Last Week's Dow Losers


On a week when the markets got a contracting gross domestic product number and lower job growth than they were expecting, all three of the major indexes still managed to end the week higher. The Dow Jones Industrial Average finished the week up 113.81 points, or 0.81%, and now sits at 14,009. The index is now within 155 points of its all-time high after it climbed 149 points this past Friday. The S&P 500, meanwhile, moved higher by 0.67%, or 10.21 points, and the Nasdaq gained 29 points, or 0.93%. Only nine of the Dow's 30 components ended the week in the red, but four of them were down more than 1.5%.

The big winners
Before I get to the Dow losers, let's quickly review the index's biggest winner. Verizon ended the week higher by 4.42%, after recently posting a fairly strong quarterly report and an upgrade from Piper Jaffary. All of the wireless services providers received a bump this week on news that, as of today, the Digital Millennium Copyright Act makes it illegal for customers to unlock their cell phones and move to different service providers.

The big losers
Shares of Hewlett-Packard ended the week lower by 3.11%, making it the second worst Dow stock of the week. The world's No. 2 personal-computer manufacturer, Lenovo, announced a 34% quarterly profit increase this week and increased its PC market share at a time when the industry as a whole is shrinking. That was the last thing HP shareholders wanted to hear, as HP's sales slide lower every quarter because of the consumer shift to mobile computing. HP also announced on Friday that it will close a site in Germany and cut at least 850 jobs in an effort to restructure its business.

The world's largest oil company, ExxonMobil , lost 1.84% of its value this past week. The company announced earnings on Friday that neither blew investors away nor crushed their hopes in the stock. Oil product fell by 5% in the quarter, though earnings rose by 6% and the company narrowly missed a full-year earnings record. The company's oil refining business helped it offset the lack of production and lower price for oil during the quarter.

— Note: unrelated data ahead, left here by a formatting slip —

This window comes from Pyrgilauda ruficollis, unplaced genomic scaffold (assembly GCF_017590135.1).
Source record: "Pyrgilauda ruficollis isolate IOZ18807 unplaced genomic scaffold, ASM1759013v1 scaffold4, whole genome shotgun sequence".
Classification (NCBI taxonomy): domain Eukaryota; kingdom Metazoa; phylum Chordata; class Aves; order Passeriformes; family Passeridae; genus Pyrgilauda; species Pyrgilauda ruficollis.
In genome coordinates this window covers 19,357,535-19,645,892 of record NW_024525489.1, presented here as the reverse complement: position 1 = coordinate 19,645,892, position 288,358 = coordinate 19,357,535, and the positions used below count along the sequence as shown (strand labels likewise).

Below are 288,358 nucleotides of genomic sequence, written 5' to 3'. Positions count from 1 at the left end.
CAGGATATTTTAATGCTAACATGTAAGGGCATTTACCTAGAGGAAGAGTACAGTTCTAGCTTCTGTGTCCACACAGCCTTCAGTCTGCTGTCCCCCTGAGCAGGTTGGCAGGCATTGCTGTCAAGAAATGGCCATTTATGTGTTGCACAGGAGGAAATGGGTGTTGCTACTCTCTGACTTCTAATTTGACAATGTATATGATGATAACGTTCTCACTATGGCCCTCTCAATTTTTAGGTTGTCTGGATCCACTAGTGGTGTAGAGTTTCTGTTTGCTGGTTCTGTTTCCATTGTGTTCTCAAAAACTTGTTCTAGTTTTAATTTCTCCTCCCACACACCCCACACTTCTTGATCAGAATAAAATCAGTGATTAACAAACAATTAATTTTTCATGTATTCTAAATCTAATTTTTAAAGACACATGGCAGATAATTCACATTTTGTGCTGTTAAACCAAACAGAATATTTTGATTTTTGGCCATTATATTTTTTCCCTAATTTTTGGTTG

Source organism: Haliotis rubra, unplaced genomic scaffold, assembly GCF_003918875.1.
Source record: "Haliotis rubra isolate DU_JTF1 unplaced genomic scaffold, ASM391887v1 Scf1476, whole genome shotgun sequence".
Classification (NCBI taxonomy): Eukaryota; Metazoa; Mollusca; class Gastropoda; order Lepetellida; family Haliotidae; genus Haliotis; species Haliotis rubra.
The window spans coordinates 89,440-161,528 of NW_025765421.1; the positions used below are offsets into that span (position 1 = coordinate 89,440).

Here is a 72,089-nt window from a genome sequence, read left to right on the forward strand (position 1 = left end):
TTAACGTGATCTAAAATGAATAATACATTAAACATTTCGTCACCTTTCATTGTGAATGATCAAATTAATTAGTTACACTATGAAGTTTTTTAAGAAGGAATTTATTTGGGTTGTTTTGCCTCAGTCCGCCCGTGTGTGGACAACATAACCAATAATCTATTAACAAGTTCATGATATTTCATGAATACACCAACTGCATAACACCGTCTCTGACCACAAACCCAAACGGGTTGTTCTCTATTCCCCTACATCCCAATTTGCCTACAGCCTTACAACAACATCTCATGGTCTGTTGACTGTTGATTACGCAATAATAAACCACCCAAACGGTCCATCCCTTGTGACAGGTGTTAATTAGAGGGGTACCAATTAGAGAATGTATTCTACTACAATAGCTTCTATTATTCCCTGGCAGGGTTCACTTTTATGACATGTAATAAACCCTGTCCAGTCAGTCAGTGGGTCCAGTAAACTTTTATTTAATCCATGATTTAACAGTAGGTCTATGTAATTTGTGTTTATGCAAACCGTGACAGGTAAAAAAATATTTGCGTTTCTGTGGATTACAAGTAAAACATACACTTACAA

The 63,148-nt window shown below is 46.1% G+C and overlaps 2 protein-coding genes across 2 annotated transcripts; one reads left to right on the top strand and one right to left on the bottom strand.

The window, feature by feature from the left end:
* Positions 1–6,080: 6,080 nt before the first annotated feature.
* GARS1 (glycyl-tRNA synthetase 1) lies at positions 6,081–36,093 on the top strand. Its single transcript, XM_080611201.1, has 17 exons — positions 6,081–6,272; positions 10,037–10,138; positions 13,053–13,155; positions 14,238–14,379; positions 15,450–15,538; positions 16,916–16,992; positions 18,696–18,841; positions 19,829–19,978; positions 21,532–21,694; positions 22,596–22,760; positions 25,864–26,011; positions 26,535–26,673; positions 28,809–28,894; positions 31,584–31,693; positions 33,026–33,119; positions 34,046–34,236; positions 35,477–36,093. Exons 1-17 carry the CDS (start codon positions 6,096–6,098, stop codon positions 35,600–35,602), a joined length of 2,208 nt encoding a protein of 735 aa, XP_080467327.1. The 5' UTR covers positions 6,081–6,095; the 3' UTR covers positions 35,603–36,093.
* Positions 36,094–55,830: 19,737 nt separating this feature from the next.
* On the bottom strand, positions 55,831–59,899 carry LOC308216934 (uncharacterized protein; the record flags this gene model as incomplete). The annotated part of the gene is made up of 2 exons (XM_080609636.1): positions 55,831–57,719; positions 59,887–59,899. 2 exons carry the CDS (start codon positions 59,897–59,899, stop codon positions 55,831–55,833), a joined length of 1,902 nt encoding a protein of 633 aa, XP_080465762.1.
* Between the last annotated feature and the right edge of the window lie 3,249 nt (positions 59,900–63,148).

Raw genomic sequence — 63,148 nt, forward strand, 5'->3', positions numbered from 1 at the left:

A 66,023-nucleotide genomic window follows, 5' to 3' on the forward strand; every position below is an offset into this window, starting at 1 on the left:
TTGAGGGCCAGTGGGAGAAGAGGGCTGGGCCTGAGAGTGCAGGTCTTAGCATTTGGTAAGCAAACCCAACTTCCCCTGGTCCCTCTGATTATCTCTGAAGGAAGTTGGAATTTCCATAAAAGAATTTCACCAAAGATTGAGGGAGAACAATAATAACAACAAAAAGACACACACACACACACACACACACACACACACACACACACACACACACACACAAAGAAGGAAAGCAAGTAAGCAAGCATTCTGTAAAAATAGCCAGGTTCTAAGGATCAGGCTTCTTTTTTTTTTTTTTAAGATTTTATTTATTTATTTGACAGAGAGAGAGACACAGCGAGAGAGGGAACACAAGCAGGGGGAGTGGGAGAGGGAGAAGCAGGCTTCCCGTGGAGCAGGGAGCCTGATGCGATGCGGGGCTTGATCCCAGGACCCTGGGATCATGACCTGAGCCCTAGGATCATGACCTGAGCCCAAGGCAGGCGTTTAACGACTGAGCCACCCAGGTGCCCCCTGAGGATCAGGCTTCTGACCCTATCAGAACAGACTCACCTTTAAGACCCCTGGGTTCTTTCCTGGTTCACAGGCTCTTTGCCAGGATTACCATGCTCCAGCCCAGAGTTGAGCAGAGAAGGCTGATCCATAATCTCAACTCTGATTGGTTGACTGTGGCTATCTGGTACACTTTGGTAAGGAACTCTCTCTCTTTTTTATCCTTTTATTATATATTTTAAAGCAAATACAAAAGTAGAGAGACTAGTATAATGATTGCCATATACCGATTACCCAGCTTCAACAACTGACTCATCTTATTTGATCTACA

Exxon shares took a notable hit on Wednesday as investors worried about the situation in Iraq. The company has contracts with two political factions in the country, and it seems likely that ExxonMobil will be able to work with only one in the future. How this will affect oil production or profits in the future remains to be seen, but investors don't seem to like the situation Exxon has found itself in.

The Dow's biggest loser of the week was Merck , as shares fell 4.78% during the past five trading days. During its quarterly earnings announcement on Friday, the company said profits fell by 7%, citing strong generic competition. The company also said it won't go through with plans to seek FDA approval for an osteoporosis drug this year and will instead wait until sometime next year. Many observers believe this osteoporosis drug will be a great success for Merck, which could use the revenue from a new drug as a number of large names go off patent in the coming years.

Analysts had been expecting a profit decline, and management said it expects 2013 revenue and profits to be in line with those of 2012.

Finally, shares of Boeing ended the week down just 0.21%, as the company continues to struggle with its 787 Dreamliner. News came this week that Tesla Motors CEO Elon Musk is assisting Boeing with its lithium-ion battery issues. Musk could be a great resource for Boeing's engineers, given that Tesla builds fully electric cars that run on batteries and give drivers up to 300 miles per charge. The relationship may be on the rocks, though, as Musk reportedly believes the way Boeing is using the battery is "inherently unsafe." There has already been one fire and an emergency landing because of the 787 battery systems.

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Fool contributor Matt Thalman owns shares of Tesla Motors. Follow Matt on Twitter @mthalman5513. The Motley Fool recommends and owns shares of Tesla Motors. Try any of our Foolish newsletter services free for 30 days. We Fools don't all hold the same opinions, but we all believe that considering a diverse range of insights makes us better investors. The Motley Fool has a disclosure policy.

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